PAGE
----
Analysis of 1409 male fetuses by multivariable linear regression showed that maternal age, body mass index, number of pregnancies, average cell-free DNA size, maternal plasma cell-free DNA concentration, library concentration, and multiple gestation were negatively correlated with fetal fraction. Conversely, gestational age and uniquely mapped reads were positively correlated with fetal fraction. Compared with ≤120 bp cell-free DNA fragments, mean fetal fraction differences were –3.57% (95% confidence interval, –5.95% to –1.19%), for 121–130 bp, –9.52% (95% confidence interval, –11.89% to –7.14%) for 131–140 bp, and –14.47% (95% confidence interval, –18.37% to –10.58%) for ≥141 bp (Ptrend < .0001). These results were statistically significant after multivariable adjustments in models for fetal fraction. Meanwhile, results from 86 dizygotic twins showed that the size selection increased the fetal fraction by ∼3.2-fold, with 98.8% of samples reaching a fetal fraction >10%. Improved detection accuracy was also achieved.

      Conclusion

      Sequencing shorter cell-free DNA fragments is a reasonable strategy to reduce the probability of no calls results because of low fetal fraction and should be recommended to pregnant subjects.

      Key words

      Massively parallel sequencing (MPS) of cell-free DNA (cfDNA) in maternal plasma is a noninvasive prenatal testing (NIPT) method that has been applied for aneuploidy screening.
      • Grossman T.B.
      • Kimberly B.
      • Chasen S.
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      • Kelliher N.
      • et al.
      Changing patterns of invasive fetal diagnostic testing in the era of NIPT. ACOG Committee opinion 252.
      In 2016, the American College of Medical Genetics and Genomics proposed that this novel technology could replace conventional screening for genetic disorders such as Edwards, Patau, and Down syndromes across the maternal age spectrum for a continuum of gestational age beginning at 9-10 weeks and for patients who are not significantly obese(the failure rate of NIPT will increase).
      • Gregg A.R.
      • Skotko B.G.
      • Benkendorf J.L.
      • et al.
      Noninvasive prenatal screening for fetal aneuploidy, 2016 update: a position statement of the American College of Medical Genetics and Genomics.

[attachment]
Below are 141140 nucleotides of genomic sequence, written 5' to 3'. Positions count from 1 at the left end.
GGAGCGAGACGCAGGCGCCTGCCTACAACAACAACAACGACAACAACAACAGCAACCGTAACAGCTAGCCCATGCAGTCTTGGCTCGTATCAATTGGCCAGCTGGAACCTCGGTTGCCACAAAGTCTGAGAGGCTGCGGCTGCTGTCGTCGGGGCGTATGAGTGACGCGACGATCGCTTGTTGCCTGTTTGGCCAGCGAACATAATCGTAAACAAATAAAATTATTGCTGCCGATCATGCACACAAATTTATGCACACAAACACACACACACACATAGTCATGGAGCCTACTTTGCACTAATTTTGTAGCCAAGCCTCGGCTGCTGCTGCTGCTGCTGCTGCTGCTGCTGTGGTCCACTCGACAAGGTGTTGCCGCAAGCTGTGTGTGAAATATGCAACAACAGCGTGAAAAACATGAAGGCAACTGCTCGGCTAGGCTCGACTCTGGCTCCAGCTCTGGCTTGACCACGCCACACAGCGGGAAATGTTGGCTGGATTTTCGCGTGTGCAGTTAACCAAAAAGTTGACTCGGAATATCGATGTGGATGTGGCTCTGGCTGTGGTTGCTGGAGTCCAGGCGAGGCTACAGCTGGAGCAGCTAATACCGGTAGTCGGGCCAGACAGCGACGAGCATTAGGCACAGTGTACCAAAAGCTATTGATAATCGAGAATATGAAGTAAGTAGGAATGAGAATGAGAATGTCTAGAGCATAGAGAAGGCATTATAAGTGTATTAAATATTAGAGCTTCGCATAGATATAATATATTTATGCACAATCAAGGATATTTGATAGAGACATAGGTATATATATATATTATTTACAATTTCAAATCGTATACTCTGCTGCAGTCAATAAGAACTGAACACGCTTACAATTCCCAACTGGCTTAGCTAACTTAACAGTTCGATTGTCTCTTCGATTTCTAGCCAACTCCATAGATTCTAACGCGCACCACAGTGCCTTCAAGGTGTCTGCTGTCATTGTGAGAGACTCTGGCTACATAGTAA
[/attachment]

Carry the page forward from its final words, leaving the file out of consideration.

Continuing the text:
Why was this study conducted?

      This study was conducted to increase fetal fraction of cell-free DNA to avoid screen failures in a prenatal diagnosis of many singleton and dizygotic twin pregnancies.

      Key findings

      We have demonstrated that shorter fragments were the key factors affecting fetal fraction of cell-free DNA in maternal plasma. Compared with longer cell-free DNA fragments (≥141 bp), sequencing of shorter ones (≤120 bp) significantly increased the fetal fraction both in singleton and in dizygotic twin pregnancies and therefore reduced the probability of a no-calls result.

      What does this add to what is known?

      Low fetal fraction (<4%) of cell-free DNA in many singleton and dizygotic twin pregnancies is known to cause screen failures or no calls; this study provides a strategy to increase fetal fraction.
      Still, cfDNA screen failures or no calls occur in 0.5–3% of samples and are frustrating for both patients and clinicians; the major reason for this failure is low fetal fraction.
      • Livergood M.C.
      • LeChien K.A.
      • Trudell A.S.
      Obesity and cell-free DNA "no calls": is there an optimal gestational age at time of sampling?.
      • Gil M.M.
      • Accurti V.
      • Santacruz B.
      • Plana M.N.
      • Nicolaides K.H.
      Analysis of cell-free DNA in maternal blood in screening for aneuploidies: updated meta-analysis.
      • Gil M.M.
      • Quezada M.S.
      • Revello R.
      • Akolekar R.
      • Nicolaides K.H.
      Analysis of cell-free DNA in maternal blood in screening for fetal aneuploidies: updated meta-analysis.
      For dizygotic twin pregnancies, the median fetal fraction, defined as median proportion of total cfDNA that is fetal in origin, is 7.9–8.7%,
      • Bevilacqua E.
      • Gil M.M.
      • Nicolaides K.H.
      • et al.
      Performance of screening for aneuploidies by cell-free DNA analysis of maternal blood in twin pregnancies.
      • Struble C.A.
      • Syngelaki A.
      • Oliphant A.
      • Song K.
      • Nicolaides K.H.
      Fetal fraction estimate in twin pregnancies using directed cell-free DNA analysis.
      which is significantly lower compared with singletons (typically ∼10%
      • Liu L.
      • Li K.
      • Fu X.
      • Chung C.
      • Zhang K.
      A forward look at noninvasive prenatal testing.
      ).
      At the first sampling, 5.6% of these subjects have a low fetal cfDNA fraction (<4%).
      • Bevilacqua E.
      • Gil M.M.
      • Nicolaides K.H.
      • et al.
      Performance of screening for aneuploidies by cell-free DNA analysis of maternal blood in twin pregnancies.
      Each fetus can contribute different amounts of cfDNA into maternal circulation, with up to 2-fold variation.
      • Struble C.A.
      • Syngelaki A.
      • Oliphant A.
      • Song K.
      • Nicolaides K.H.
      Fetal fraction estimate in twin pregnancies using directed cell-free DNA analysis.
      • Qu J.Z.
      • Leung T.Y.
      • Jiang P.
      • et al.
      Noninvasive prenatal determination of twin zygosity by maternal plasma DNA analysis.
      • Leung T.Y.
      • Qu J.Z.
      • Liao G.J.
      • et al.
      Noninvasive twin zygosity assessment and aneuploidy detection by maternal plasma DNA sequencing.
      That is, if the dizygotic twin fetal fraction was >8%, the contribution by each fetus is theoretically greater than the threshold of 4%. The 5.6% fetal fraction rate of dizygotic twins is therefore an underestimate.